Lagarde may be pressed to discuss the exchange rate, but she is deft. No doubt what the ECB’s chief economist Lane said is factually true; the exchange rate is input into its models and assessment of economic conditions.  A decision to increase extend the Pandemic Emergency Purchase Program is anticipated in December.  Lagarde can also caution against reading much into the weekly changes in the bond-buying efforts that are influenced by a number of factors, none of which contain signals of ECB’s policy intent. We expect that after the ECB press conference, attention will swing back to next week’s FOMC meeting, where a more overtly dovish posture is likely.  The euro has been in a $1.17-$1.19 range and prematurely jumped higher.  The market got ahead of itself and fell back toward the lower end of the range yesterday (~$1.1755) before recovering (~$1.1835).   
Last week, Germany reported disappointing industrial output figures (1.2% instead of the median forecast in the Bloomberg survey for a 4.5% gain).  France disappointed today.  July industrial production rose by 3.8%, not the 5% economists projected, and the small upward revision in June (13.0% from 12.7%) underscores a slower pace.  A  bright spot, though, was manufacturing output was stronger than anticipated at 4.5% (vs. 3.5%).  Italy was the source of a pleasant surprise.  July industrial output jumped 7.4%, more than twice the median forecasts, and almost matches June’s 8.2% increase.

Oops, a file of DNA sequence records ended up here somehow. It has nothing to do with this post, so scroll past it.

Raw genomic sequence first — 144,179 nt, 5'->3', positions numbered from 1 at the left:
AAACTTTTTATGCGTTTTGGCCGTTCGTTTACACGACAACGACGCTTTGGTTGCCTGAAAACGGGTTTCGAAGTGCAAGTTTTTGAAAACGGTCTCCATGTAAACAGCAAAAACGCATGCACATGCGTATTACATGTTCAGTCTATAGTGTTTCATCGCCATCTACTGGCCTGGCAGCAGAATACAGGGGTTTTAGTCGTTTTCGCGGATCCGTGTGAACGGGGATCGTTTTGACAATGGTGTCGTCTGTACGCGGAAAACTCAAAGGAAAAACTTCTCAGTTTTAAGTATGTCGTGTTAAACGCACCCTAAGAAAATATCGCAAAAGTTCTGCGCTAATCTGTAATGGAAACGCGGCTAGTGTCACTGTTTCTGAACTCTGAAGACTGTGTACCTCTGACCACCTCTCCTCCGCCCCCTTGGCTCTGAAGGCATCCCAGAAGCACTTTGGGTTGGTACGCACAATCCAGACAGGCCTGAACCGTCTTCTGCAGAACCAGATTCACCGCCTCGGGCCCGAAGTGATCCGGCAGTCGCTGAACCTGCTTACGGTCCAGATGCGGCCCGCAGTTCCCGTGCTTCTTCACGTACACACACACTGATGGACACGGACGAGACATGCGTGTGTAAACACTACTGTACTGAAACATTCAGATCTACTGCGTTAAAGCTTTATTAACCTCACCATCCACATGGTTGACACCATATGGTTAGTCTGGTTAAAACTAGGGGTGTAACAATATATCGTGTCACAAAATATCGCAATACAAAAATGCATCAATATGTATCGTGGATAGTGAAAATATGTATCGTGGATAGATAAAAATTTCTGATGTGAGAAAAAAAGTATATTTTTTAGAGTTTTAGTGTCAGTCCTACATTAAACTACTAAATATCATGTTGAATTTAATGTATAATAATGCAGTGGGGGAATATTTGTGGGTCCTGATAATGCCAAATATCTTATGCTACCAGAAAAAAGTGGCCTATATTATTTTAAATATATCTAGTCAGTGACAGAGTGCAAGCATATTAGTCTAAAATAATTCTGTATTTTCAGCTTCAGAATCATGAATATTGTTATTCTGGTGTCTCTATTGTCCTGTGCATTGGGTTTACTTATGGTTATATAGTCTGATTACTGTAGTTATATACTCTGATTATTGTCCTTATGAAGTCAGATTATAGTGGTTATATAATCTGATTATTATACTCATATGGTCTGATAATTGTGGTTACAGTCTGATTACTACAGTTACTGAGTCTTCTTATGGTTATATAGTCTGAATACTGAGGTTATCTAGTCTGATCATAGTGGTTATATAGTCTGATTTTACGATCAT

The euro traded on both sides of Tuesday’s range yesterday, but the close was within the range.  Today it has edged a little higher (~$1.1840), just below the 20-day moving average and the (38.2%) retracement of the retreat from above $1.20.  The ECB is likely to inject some intraday volatility.  Support is seen near $1.18.  The $1.1780-$1.1800 houses 2.2 bln of euro options that expire today.  Another for nearly 790 mln euros is struck at $1.1890.  Sterling’s dramatic recovery yesterday from $1.2885 back above $1.30 reflects the US dollar’s setback rather than a bullish pound view.  Recall that the euro finished last week near GBP0.89 and pushed above GBP0.91 yesterday and has straddled that area today.